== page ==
As if all that were not surreal enough, Cartagena was in the midst of the biggest fiesta of the year – its independence celebrations. It’s a culture shock to emerge from the bowels of the bureaucracy onto the sun-drenched streets filled with beauty queens, exquisite carnaval costumes and grown men in diapers. Everywhere people painted themselves – and anyone else they could lay their hands – sprayed unsuspecting passers-by with foam, dressed to thrill and frankly just had a ball. What choice did we have but to join in?

Cartagena is beautiful. And the steaks at El Bistro are amazing. The ice-cream is heavenly. A cold Aguilar beer atop the city walls is a fantastic way to cool off and spend the evening.

Finally Tuesday arrived and we all marched down to the insurance office, paperwork in hand. Had we learned nothing from the past few days? How could we have been so naïve as to arrive without multiple photocopies of every document? So back out again we went, to the photocopy shop and eventually the scared piece of paper was handed over, meaning we were free to go.

It was a moment of joy tinged with the sadness of saying goodbye to new found friends who’d shared the tortuous process with us. But in particular to Zach and Jill, whom we had by then spent several weeks with, in a number of countries. We all meet interesting people on our travels, but it is rare to find friends who you can be truly at ease with; where you can be silly, grumpy, blunt, excited, drunk, serious, hysterical or smelly – and occasionally all at once.

Jill gets foamed at the carnaval

Jill got well and truly foamed during the parade, Cartagena.

It was only our livers that were glad to say goodbye. Hasta pronto comrades.

Ours is a journey from north to south. Not for the first time on this trip, though, we found ourselves heading in the wrong direction. This time deliberately. If we were going to make it to the southernmost tip of the continent it would seem rude not to have arrived there from the northernmost. So we headed for Punta Gallinas – a remote and rugged desert on the northern tip of Colombia.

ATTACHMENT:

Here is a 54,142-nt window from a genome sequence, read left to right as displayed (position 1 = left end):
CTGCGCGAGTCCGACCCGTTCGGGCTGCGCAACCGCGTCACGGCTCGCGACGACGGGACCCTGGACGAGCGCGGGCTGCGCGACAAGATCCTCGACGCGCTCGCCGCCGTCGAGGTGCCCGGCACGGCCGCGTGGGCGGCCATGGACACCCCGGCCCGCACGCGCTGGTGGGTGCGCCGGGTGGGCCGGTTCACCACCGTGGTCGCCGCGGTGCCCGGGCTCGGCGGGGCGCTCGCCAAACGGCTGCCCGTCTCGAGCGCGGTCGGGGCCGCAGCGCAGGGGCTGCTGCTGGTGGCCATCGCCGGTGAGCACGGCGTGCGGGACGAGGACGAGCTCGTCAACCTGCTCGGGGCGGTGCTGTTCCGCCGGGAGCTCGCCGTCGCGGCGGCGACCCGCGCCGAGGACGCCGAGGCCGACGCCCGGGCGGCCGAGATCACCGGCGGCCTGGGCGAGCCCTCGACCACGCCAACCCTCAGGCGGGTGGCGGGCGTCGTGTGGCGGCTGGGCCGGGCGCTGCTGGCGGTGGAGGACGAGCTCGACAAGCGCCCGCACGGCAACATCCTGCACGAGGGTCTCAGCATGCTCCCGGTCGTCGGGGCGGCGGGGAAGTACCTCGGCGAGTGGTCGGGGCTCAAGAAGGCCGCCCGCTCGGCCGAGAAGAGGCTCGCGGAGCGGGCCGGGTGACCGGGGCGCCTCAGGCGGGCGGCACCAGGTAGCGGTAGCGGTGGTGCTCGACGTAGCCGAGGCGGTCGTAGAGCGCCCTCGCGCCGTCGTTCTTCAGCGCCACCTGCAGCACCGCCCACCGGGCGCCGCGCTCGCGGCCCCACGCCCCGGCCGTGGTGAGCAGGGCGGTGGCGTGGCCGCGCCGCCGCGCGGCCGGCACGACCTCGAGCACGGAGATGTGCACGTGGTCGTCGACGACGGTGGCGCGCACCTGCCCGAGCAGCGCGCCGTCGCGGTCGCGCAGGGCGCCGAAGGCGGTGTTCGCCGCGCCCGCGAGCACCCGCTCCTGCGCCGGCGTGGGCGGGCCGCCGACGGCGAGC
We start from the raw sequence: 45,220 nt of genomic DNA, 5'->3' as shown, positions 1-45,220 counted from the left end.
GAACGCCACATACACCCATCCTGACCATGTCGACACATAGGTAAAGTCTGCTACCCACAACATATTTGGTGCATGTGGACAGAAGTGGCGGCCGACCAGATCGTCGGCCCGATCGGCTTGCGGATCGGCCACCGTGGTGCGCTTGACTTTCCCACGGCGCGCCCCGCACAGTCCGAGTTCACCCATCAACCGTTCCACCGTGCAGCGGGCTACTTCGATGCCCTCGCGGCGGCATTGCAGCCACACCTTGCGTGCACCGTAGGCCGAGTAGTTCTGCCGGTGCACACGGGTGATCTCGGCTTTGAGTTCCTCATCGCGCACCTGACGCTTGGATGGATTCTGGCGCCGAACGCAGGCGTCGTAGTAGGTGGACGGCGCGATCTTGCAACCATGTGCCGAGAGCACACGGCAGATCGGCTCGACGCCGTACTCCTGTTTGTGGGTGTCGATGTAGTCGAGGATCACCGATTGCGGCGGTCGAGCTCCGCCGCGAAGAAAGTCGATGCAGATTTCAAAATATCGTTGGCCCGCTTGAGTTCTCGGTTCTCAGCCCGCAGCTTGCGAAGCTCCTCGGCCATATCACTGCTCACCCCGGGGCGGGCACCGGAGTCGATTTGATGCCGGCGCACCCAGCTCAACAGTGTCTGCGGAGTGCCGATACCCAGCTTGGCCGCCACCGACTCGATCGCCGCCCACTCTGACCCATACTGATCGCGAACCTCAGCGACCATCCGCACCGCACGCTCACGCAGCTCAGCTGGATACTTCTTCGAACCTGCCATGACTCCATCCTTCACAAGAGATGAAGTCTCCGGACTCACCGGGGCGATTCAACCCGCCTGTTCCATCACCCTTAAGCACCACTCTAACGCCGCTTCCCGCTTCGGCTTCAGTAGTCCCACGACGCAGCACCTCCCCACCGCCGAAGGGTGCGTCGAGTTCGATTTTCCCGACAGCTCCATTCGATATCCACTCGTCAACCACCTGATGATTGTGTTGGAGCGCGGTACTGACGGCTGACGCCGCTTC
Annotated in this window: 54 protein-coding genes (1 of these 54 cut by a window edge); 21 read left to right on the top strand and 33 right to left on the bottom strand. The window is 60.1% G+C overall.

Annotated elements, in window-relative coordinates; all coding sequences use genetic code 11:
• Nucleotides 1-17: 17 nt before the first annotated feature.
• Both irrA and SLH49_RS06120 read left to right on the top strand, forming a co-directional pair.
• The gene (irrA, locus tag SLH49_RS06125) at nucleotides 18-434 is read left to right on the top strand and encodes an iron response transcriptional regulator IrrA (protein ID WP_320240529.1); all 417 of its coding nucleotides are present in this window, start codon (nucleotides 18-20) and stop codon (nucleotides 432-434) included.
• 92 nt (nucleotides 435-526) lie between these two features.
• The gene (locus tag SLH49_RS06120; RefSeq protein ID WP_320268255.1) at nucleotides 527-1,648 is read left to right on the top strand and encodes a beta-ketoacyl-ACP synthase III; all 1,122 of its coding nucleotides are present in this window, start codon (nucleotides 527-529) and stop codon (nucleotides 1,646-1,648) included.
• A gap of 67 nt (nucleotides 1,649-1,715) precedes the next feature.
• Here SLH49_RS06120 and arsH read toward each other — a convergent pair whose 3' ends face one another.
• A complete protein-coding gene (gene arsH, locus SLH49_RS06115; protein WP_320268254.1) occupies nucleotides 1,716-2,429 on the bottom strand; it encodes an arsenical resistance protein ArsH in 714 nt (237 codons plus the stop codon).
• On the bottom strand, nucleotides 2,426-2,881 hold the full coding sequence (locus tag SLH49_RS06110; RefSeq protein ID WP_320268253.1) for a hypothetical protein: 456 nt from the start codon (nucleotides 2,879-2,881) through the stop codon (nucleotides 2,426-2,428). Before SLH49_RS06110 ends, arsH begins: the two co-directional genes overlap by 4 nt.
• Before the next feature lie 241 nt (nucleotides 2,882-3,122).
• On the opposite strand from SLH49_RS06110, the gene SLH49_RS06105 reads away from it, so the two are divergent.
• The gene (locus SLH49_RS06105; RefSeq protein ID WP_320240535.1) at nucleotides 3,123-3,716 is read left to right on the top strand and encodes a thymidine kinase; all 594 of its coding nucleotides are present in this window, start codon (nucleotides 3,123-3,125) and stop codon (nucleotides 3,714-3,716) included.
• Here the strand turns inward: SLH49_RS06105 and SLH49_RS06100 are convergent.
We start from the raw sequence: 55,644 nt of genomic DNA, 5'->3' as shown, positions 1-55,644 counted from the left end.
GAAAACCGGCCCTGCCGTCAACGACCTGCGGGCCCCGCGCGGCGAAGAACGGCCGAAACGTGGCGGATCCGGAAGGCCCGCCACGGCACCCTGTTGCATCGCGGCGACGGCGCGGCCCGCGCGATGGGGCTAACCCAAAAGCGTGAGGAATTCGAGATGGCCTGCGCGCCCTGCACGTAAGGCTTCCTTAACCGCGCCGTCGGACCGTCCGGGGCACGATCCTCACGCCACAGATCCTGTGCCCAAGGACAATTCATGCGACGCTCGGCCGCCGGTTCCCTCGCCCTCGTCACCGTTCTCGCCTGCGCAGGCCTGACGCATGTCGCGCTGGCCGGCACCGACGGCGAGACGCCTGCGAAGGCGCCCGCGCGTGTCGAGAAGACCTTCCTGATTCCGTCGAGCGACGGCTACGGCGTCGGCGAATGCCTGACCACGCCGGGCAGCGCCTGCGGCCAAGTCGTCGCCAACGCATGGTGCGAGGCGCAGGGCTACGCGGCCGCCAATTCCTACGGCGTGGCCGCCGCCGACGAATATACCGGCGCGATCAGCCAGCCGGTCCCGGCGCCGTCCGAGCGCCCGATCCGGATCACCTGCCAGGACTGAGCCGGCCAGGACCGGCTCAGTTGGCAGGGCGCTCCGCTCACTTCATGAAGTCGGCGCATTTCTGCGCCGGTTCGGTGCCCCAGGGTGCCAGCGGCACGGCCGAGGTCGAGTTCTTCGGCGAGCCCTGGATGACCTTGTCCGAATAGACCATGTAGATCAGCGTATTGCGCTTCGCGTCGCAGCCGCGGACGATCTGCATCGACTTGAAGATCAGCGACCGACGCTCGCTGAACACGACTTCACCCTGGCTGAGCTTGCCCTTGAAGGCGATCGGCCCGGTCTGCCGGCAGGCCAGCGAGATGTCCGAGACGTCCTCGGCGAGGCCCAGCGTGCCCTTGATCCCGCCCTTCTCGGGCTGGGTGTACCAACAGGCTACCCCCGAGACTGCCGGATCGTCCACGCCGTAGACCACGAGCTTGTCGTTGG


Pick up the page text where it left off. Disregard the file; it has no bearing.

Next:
On the way we stopped off at Palomino for a few days of fantastic tranquil beachside camping – and the chance to catch up on some reading. I think I might try Kafka next.

Days: 378
Miles: 12,667
Things we now know to be true: There’s nothing that can be done with a drunken sailor.

Take a brake

8 Sep

Panama City, Panama
by Jeremy

Central America. Tick. At the end of a month in Panama, it was with a sense of achievement (not to mention a dodgy oxygen sensor and a pair of pliers where our right front brake should be) that we rolled – well, limped really – back into Panama City a few days ago.

Panama City downtown

One of the more pleasant roads to navigate in Panama City

Our city camping spot, Balboa Yacht Club, is legendary among road trippers – there’s free camping on the shaded streets around it, it has toilets and showers, the cheapest laundry in the Americas and a superb view of the marina, where dozens of tiny yachts bob around the bay, dwarfed by massive cargo ships entering and leaving the canal. And a bar.

It is the perfect place to sort out all the paperwork needed to ship your vehicle from Panama to Colombia. Yes, someone rather inconveniently left a 30-mile roadless, jungle-filled, malaria-ridden, drug-gang and guerilla-controlled area without a road between the two countries – meaning the only option is a cargo ship. In our case, it was the perfect place to sort out storage of the van for our impending trip home to see family and friends, and to get the budget back on track. (Although the fish tacos are putting a hole in it and may soon require an extra hole in the belt!)

And we weren’t alone at Balboa. There were young German surfers, retired Swiss RV-ers, travelling Peruvian clowns (I’m not making this up you know…!) and dozens of bemused Panamanians looking on as we each popped our tops, cooked our dinners and got our deck chairs out at the side of the road. In Britain we’d have been run out of town as undesirables. Here we made friends.

Camping near Balboa Yacht Club

To think it’s come to this… living on the streets in Panama City.